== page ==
Further job loss is likely if TPP goes into effect and currency cheating isn’t addressed.
The U.S. goods trade deficit with countries in the proposed Trans-Pacific Partnership (TPP) trade agreement cost the United States 2 million jobs in 2015 — 1.1 million of them in manufacturing — according to a new report from the Economic Policy Institute (EPI).
And researchers Robert E. Scott and Elizabeth Glass argue that the United States can expect its trade deficit with these nations to continue to increase if the TPP goes into effect and does not directly address currency manipulation.
The EPI researchers are not the first to raise the red flag about potential manufacturing job loss in the TPP.
A pro-TPP study from the nonpartisan Peterson Institute for International Economics found that 50,000 U.S. workers, most in manufacturing, could be out of a job each year during the implementation of the TPP. Researchers at the Global Development and Economic Institute at Tufts University were more pessimistic, arguing that nearly 450,000 U.S. jobs would be lost due to the trade deal.
EPI predicts job losses specifically because the agreement doesn’t do anything concrete to address currency manipulation by member nations. When a country artificially depresses the value of its currency, it acts like a subsidy to the goods its exports and a tax on what it imports from the United States.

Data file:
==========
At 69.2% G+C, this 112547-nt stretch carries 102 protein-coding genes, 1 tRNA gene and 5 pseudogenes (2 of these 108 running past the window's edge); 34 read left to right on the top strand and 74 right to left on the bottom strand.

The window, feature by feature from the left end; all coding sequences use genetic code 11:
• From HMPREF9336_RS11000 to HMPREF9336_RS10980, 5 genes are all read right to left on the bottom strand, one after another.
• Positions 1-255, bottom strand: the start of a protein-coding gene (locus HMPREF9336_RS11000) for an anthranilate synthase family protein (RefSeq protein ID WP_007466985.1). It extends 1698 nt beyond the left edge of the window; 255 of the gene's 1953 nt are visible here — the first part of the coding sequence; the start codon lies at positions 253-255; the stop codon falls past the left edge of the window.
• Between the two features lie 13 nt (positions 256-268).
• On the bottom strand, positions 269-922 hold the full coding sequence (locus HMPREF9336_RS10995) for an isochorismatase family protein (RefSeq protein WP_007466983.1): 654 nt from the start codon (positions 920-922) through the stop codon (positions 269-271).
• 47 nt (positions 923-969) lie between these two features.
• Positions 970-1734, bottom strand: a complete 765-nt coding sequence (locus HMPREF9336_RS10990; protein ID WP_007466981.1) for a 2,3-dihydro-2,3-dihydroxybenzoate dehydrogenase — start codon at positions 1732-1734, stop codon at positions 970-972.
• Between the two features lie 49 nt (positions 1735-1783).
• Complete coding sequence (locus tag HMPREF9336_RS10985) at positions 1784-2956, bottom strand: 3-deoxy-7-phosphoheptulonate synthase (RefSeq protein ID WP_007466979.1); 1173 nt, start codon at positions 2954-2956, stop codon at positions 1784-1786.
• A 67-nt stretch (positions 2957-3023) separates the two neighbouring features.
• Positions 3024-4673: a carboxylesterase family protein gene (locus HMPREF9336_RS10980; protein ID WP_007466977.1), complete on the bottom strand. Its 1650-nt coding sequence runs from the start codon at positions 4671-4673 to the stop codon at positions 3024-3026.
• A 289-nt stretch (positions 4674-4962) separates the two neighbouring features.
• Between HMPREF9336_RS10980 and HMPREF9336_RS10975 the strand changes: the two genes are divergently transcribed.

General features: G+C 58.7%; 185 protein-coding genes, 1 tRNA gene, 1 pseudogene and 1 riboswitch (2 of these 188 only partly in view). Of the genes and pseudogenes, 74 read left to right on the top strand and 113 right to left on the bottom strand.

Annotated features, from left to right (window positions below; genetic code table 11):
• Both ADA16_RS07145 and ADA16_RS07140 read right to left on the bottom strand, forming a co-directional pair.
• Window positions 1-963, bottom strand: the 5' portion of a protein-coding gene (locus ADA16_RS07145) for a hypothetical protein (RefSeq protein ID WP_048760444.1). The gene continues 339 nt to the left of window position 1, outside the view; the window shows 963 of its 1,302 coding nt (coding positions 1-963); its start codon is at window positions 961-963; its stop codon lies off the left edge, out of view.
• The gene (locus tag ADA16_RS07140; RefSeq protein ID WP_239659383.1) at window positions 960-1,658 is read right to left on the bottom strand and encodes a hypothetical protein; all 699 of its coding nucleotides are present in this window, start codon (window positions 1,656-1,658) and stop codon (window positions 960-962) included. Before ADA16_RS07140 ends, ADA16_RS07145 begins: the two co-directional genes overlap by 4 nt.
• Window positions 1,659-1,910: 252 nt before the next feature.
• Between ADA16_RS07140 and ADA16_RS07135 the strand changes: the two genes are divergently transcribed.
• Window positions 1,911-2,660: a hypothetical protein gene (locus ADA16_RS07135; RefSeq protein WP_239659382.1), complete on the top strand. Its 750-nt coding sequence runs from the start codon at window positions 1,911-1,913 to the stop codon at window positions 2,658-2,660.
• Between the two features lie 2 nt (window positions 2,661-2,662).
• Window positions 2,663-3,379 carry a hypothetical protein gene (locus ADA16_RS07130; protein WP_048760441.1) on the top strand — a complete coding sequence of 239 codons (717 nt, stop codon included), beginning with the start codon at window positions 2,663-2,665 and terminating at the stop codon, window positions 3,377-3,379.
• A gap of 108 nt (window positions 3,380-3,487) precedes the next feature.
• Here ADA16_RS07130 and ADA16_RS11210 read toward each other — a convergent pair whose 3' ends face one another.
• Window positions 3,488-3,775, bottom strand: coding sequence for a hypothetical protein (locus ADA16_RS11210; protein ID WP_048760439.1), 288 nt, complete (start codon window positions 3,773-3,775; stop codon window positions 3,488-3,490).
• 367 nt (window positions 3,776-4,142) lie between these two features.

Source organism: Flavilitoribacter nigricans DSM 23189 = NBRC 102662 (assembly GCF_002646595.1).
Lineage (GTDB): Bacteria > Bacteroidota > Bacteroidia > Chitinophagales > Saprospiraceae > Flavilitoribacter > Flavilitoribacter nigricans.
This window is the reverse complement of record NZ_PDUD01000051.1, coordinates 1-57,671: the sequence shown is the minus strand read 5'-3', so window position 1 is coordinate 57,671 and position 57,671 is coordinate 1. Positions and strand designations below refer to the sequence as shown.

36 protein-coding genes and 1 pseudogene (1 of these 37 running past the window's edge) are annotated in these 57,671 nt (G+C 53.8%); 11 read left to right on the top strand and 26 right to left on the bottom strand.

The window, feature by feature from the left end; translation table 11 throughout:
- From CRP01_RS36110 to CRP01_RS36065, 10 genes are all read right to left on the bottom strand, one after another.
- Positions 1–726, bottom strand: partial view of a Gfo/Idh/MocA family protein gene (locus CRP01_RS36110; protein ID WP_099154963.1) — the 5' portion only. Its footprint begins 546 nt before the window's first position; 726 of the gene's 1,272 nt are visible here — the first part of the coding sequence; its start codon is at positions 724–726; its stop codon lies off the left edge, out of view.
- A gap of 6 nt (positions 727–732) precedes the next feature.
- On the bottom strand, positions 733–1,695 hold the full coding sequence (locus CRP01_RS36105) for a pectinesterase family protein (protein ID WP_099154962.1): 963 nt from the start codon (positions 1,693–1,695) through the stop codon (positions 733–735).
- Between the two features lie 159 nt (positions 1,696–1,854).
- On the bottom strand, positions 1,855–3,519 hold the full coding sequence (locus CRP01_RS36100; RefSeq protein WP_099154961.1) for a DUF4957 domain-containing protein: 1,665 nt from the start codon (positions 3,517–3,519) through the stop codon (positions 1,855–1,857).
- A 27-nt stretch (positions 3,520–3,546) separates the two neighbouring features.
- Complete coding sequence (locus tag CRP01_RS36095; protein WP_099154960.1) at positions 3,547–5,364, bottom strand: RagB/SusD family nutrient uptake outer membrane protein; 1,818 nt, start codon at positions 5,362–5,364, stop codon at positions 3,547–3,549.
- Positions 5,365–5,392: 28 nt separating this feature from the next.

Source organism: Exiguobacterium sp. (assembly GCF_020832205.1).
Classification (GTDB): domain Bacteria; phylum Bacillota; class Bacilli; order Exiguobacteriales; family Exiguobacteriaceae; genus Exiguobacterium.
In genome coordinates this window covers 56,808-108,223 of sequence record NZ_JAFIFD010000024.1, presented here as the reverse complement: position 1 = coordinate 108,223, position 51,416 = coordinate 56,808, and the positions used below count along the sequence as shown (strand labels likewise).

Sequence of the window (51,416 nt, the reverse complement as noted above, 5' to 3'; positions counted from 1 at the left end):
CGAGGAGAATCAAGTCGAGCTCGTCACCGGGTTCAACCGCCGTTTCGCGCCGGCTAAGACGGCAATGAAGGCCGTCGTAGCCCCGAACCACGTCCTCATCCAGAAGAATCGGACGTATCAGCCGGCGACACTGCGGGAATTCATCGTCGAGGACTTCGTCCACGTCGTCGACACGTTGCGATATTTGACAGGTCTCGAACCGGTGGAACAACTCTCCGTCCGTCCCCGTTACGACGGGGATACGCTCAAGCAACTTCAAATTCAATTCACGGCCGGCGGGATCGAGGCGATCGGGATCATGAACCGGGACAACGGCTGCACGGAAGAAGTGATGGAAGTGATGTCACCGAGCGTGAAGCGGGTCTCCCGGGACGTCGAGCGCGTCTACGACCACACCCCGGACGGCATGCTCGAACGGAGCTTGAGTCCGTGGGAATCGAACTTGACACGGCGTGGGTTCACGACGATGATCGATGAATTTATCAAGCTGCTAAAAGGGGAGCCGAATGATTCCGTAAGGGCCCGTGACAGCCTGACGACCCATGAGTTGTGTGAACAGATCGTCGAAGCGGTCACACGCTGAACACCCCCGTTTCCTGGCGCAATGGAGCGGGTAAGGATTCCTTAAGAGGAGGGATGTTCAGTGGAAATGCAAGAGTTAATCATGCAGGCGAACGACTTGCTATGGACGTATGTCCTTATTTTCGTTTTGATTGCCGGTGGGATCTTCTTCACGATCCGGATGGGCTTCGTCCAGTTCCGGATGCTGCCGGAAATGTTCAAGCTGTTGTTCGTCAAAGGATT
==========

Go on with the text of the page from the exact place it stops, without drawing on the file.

That makes it harder for the United States to export its own goods, and makes it easier for the U.S. to import good. That creates trade deficits — which then drive job losses.
The $177.9 billion goods trade deficit with the 11 TPP nations in 2015 reduced the overall U.S. GDP by $284.6 billion. Of the 2 million jobs eliminated, 738,300 jobs were in the motor vehicles and parts sector, which equaled about 36.4 percent of the total jobs lost. Other manufacturing sectors that saw job loss include apparel, computer and electronic parts.
But manufacturing wasn’t the only industry that took a hit. Health care and social assistance sectors lost 204,200 jobs, retail trade lost 142,800 jobs, accommodation and food services lost 101,800 jobs and finance and insurance lost 42,700 jobs.
All states and all but two congressional districts saw job losses because of the trade deficit with these 11 countries, which include known currency manipulators like Japan, Singapore and Malaysia. Seven of the 10 states with the highest job losses were in the Midwest or Southeast, — places where manufacturing is a key part of the economy — including Michigan, Indiana, Kentucky, Alabama, Tennessee, Ohio, and Mississippi.
Michigan lost 214,600 jobs, equal to 5.12 percent of its total employment. Ohio lost 112,500, about 2.16 percent of its total employment. Net job losses were greatest in California, with 227,500 lost jobs, about 1.38 percent of its total employment.
The TPP member countries aren't the only ones whose currency cheating is causing job loss. The U.S. trade deficit with China — driven largely by that country's currency manipulation — cost 3.2 million jobs between 2001 and 2013. While China isn't part of the TPP yet, Chinese officials have expressed interest in joining.